From the time that Kraft’s bid was formally submitted, the stopwatch begins to tick. A 60-day period is allowed under the ‘takeover code’ which is in place to protect shareholders without resorting to a date in court. Following Kraft’s bid, Cadbury share prices immediately fell, but then began to recover as the implications became clearer. Other companies mentioned as potential rivals include Nestlé and Unilever, although, given Cadbury’s recent boost in sales, Unilever has said that it is no longer interested. So, what does the future hold for Cadbury? Will it be the latest in a long line of British companies to leave their UK owners?
Kraft’s Cadbury takeover bid will set 60-day timetabling ticking Guardian, Jill Treanor (9/11/09)
Kraft plays long game in Cadbury pursuit Reuters (9/11/09)
Cadbury rejects hostile Kraft bid BBC News (9/11/09)
Kraft facing 5pm deadline in battle for Cadbury Guardian, Julia Kollewa and Elena Moya (9/11/09)
Strong sales rise boosts Cadbury BBC News (21/10/09)
Cadbury rejects £9.8bn hostile bid from Kraft Guardian, Julia Kollewe (9/11/09)
Kraft may offer more cash in bid for Cadbury Telegraph, Amy Wilson (4/11/09)
Paulson raises Cadbury stake Guardian, Nick Fletcher(11/11/09)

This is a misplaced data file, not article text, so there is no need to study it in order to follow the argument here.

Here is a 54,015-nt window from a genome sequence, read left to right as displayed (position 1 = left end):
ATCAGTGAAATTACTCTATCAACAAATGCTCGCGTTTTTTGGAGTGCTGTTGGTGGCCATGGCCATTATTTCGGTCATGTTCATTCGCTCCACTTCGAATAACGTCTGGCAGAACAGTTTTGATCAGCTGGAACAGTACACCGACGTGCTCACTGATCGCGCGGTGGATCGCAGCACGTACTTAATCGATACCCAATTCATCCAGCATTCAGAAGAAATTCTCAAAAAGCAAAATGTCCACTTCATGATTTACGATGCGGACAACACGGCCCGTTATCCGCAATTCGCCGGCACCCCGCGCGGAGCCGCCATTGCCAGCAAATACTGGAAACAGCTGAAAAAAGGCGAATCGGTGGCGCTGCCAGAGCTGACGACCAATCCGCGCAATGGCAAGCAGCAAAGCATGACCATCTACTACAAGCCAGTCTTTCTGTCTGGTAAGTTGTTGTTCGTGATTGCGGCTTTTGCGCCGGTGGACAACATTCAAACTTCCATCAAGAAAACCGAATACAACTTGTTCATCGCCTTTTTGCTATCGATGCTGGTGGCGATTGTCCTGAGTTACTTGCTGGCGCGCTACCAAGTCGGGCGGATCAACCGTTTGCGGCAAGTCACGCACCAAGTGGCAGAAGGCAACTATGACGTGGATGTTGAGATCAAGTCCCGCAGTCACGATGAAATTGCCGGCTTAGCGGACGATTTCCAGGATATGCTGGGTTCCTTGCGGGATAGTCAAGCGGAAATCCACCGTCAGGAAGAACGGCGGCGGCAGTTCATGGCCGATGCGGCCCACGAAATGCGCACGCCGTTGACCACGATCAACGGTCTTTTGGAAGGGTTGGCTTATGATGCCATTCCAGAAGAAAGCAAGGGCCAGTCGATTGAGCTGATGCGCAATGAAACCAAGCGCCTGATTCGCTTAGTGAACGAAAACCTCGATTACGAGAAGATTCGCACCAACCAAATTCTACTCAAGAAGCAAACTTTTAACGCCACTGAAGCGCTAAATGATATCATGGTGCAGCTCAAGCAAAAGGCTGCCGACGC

Unilever rule out Cadbury bid as sales beat forecasts Telegraph, Amy Wilson (5/11/09)
Cadbury’s fight for independence BBC News, Edwin Lane (24/12/09)
- Kraft is looking to expand by taking over Cadbury. What type of takeover would you classify this as and what do you think Kraft’s motives are for this takeover bid?
- If Kraft is successful, what are the likely advantages and disadvantages for (a) consumers of Cadbury chocolate; (b) shareholders of Kraft; (c) shareholders of Cadbury; (d) competitiors?
- Cadbury has said that the £9.8bn bid was ‘derisory’. How will Kraft have decided on the price it’s willing to offer and what factors are likely to influence this?
- John Paulson has raised his stake in Cadbury by purchasing another 6.3m shares. What effect do you think this will have on Cadbury’s share price and why? Does this make the takeover by Kraft more or less likely?
- Is there a role for the Competition Commission in this possible takeover? If so, why; and if not, why not?
- Cadbury has reported a boost in sales. What effect will this have on the takeover bid from Kraft? Why has this sales boost caused Unilever to pull out?